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If I told you that once upon a time it was fashionable for men to wear corsets, what would you say? I don’t know about you but my first mental image is that of Frankenfurter from the Rocky Horror Picture Show.

In the 1880’s the fashion subculture known as the Dandy made its resurgence. Originating in the Regency era the dandy — also known as the beau or gallant — was like the male version of the professionally beautiful. Everything they wore was kept up to the peak of fashion and some even wore specially designed corsets or body-belts made for the male physique to smooth the lines of their clothing and keep their bodies in a fashionable shape. These corsets and body-belts were often made of lightweight cotton and laced up the back with buckled straps at the side to prevent any tummy bulges.

King Edward of England was a forerunner of the Dandy subculture, setting great store in the quality and details of dress. He was even known for reprimanding people who dressed inappropriately or in outdated clothing in his presence. Wear diamond combs to dinner instead of a tiara? Collar points not high enough? Better be prepared to be called out by the king.

Edward VII coronation portrait. Replica by Sir (Samuel) Luke Fildes. 1902.

With the king himself at the forefront one could find dandies in all levels of society, even in the highest levels of government.

Another of the time’s best-known dandies was the author Oscar Wilde, self-described “Professor of Aesthetics”. He dressed to the pink of fashion in knee breeches, velvet coats, and wide collars and used his charisma and creative wit to charm his way into the acquaintance of celebrities and anyone associated with them until his plays reached the stage.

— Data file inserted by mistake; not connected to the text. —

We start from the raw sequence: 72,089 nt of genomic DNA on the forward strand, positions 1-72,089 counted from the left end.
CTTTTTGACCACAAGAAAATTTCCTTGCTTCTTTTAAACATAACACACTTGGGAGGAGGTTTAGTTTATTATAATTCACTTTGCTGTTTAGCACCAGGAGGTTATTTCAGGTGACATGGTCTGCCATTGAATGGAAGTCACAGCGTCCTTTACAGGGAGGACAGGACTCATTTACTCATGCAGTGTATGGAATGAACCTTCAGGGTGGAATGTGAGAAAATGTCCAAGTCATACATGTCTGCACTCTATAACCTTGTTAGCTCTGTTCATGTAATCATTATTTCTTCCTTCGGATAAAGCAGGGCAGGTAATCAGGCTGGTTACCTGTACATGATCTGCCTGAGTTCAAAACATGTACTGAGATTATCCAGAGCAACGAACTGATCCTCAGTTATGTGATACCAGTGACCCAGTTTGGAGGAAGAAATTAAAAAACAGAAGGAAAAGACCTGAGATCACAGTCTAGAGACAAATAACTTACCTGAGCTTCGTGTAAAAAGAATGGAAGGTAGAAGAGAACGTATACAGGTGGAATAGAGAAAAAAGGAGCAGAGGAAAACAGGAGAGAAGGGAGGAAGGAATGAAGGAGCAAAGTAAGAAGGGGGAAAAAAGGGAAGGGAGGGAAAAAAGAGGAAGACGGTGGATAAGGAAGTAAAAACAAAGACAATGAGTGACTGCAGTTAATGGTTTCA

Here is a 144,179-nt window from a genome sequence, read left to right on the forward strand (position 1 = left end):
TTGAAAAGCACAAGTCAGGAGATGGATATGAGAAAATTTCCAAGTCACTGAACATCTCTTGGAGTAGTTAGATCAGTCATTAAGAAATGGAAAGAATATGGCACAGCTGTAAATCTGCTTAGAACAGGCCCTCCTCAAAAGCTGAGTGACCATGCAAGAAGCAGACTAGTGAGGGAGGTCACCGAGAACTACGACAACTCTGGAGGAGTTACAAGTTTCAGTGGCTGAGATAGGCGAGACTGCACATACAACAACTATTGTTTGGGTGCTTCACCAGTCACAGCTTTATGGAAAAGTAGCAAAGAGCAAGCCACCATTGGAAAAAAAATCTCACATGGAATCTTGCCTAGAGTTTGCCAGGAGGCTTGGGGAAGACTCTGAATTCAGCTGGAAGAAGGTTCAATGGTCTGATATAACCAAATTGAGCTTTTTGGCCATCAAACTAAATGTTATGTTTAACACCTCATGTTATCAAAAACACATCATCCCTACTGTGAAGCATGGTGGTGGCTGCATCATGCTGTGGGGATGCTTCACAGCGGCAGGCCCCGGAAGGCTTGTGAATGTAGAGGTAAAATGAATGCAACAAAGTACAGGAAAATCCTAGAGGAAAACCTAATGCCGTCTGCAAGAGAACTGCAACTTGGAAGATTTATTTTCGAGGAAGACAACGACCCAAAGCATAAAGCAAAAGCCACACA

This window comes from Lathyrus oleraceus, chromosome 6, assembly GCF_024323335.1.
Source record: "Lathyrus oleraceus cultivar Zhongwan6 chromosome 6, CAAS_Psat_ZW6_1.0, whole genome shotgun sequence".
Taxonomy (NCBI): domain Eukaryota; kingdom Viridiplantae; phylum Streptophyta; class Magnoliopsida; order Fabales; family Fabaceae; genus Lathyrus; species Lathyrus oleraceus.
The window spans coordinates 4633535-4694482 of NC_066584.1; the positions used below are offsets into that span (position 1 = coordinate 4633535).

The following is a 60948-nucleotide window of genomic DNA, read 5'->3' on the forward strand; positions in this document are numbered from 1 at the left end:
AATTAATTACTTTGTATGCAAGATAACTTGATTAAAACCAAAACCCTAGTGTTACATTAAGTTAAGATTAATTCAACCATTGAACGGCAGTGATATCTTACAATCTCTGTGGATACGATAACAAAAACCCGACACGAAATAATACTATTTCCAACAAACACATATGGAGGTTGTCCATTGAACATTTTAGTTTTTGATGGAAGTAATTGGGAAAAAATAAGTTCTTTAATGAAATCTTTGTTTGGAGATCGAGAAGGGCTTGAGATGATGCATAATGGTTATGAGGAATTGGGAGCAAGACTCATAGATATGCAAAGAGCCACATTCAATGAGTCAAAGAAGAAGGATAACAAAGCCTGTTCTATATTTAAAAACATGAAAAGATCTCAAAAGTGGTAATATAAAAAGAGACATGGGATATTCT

Oscar Wilde and Lord Alfred Bruce Douglas. Gillman and Co., 1893

Of course then there were those who took dandyism too far. The term ‘fop’ was first coined in the mid-fourteen hundreds and was originally intended to describe a simpleton or fool. The original definition changed over the centuries to be defined as  “one who is foolishly attentive to and vain of his appearance, dress, or manners; a dandy, an exquisite” (according to the Oxford English Dictionary). The fop became a stock character in English literature and satire, the kind of man who is often effeminate and perpetually overdressed. They are known for continual attempts to make themselves sound more witty than they really are for being overtly French in their mode of dress and vocabulary.

As time went on this character trait evolved and both heroic and villainous characters began to use foppish behavior to disguise their true intentions. For a really good example of this kind of character, check out Lord Akeldama in Gail Carriger’s Parasol Protectorate series. He’s a really interesting character and has most of society convinced that he is an overdressed, flamboyant airhead when really his legion of hot-boy spies have infiltrated every level of society. Other such characters of note include Sir Percy Blakeney from The Scarlet Pimpernel, Don Diego de la Vega from Zorro, and interestingly enough, the public persona put on by Bruce Wayne.

Christian Bale as Bruce Wayne in The Dark Knight (2008).

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